Category Archives: Development

From my Notes

This set of questions is from November 13, 2015 regarding Xcode for iPad. They still hold true today.

  • Who is it for?
  • What would the experience be like?
  • How would debugging work?
  • Would you have a mouse?
  • How would you debug for other OS versions?
  • Would it be iOS only?
  • What about Mac?
  • Would it be Swift only?
  • Would it introduce a new framework?
  • Split screen debugging?
  • What about iPhone?
  • iPad Pro only?

Evergreen ODB

Brent Simmons: “And: different syncing systems might need different properties, and I don’t really want to create an uber-schema which is the union of all of these. (And I don’t want to create a Feed protocol, because Set is then impossible.)”

I too am working on an RSS reader for Mac and iOS but I’ve chosen to make what Brent refers to as an uber-schema. We’ll see how it works. I think it’s going to be fine but I’m really curious to watch what Brent’s ODB turns into.

His idea of a more document centric storage mechanism is probably going to be really nice for an RSS reader. It doesn’t need to keep data around forever and requires a very small amount of data to work well.

There are, of course, document — NoSQL — databases readily available. The first one that comes to mind is CouchBase Lite.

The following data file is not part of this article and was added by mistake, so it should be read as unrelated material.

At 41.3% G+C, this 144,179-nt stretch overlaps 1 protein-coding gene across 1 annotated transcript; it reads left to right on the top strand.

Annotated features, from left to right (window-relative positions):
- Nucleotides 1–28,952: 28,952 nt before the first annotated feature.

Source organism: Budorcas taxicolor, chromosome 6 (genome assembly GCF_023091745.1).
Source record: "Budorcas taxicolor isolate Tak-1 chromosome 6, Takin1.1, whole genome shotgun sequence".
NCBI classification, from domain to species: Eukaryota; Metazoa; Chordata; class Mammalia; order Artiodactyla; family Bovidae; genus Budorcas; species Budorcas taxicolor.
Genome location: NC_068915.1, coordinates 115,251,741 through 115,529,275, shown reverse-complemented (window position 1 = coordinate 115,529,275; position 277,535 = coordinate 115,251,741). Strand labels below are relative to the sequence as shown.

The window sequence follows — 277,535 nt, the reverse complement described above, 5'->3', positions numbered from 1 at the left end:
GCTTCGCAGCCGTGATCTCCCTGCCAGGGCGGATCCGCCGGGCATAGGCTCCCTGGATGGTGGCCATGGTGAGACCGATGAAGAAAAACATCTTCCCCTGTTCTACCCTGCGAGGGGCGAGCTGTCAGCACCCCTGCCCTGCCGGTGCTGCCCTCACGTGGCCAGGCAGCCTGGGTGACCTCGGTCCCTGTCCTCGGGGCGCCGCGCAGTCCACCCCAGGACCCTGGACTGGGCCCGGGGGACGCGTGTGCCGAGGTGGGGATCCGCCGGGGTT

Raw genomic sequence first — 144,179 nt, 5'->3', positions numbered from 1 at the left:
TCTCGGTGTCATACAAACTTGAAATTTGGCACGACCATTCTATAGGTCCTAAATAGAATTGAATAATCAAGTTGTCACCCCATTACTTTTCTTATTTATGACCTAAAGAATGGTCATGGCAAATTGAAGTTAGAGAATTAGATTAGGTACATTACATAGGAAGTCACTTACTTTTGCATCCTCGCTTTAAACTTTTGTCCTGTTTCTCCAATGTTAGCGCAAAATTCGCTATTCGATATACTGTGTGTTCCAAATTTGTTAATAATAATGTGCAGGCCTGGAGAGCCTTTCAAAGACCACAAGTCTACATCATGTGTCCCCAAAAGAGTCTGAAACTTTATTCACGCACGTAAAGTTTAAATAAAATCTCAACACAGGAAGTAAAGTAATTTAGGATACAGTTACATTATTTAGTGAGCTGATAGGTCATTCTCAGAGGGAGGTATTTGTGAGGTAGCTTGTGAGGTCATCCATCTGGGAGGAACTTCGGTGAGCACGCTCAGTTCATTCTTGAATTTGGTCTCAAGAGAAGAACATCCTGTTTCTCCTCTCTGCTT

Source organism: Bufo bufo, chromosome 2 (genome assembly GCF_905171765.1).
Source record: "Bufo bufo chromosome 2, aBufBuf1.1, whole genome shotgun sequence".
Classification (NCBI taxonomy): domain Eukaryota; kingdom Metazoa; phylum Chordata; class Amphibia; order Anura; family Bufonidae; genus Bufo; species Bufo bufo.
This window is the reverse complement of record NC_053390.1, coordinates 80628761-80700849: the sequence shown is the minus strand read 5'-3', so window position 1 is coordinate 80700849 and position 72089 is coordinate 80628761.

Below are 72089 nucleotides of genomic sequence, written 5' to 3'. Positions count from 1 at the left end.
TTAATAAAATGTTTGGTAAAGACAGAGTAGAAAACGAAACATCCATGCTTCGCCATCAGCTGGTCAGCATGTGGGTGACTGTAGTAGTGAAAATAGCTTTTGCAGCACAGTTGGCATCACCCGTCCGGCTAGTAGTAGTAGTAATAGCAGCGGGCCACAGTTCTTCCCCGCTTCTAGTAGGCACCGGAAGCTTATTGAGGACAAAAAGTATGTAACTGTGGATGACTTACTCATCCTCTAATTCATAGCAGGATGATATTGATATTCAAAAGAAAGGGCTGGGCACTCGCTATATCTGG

Old Devices

I don’t like to install beta versions of iOS on my daily driver device so I tend to use old devices I have left around from years past. This year, however, I didn’t have a device capable of running iOS 12, so I bought a used one on Letgo.

For $60US I was able to purchase an iPhone 5s with a cracked screen that works just fine. I decided to pickup a new screen from iFixit for another $40US. All in, $100US and I have a great new test device. It actually runs iOS 12 really well.

So, if you’re short on cash, try a used device for testing.

iPod Touch

Why doesn’t Apple improve on the iPod Touch every couple years? Why not take older chip sets — maybe a model from last years iPhone — and leave the form factor alone? Just keep stuffing updated tech into the existing design.

There are folks that can’t afford to buy their kids an iPhone but the iPod Touch may fit nicely into their budget.

Yep, it's a rooster.As a developer this is also a nice machine for testing. The only issue I see is it hasn’t been revved in a long time. It’s still using an A8 processor but it is still slightly ahead of the iPhone 5s which uses an A7. that’s important because the iPhone 5s is the lowest end iPhone that supports iOS 12. That means we could get another couple years use out of the current generation iPod Touch.

The iPod Touch with 128GB of storage sells for $299US.

Fingers crossed Apple updates it soon.

Just Code

Becky Hansmeyer: “For instance, I can take just about any Objective-C code and do a word-by-word translation to Swift that will compile and run, but it won’t be very “Swifty.””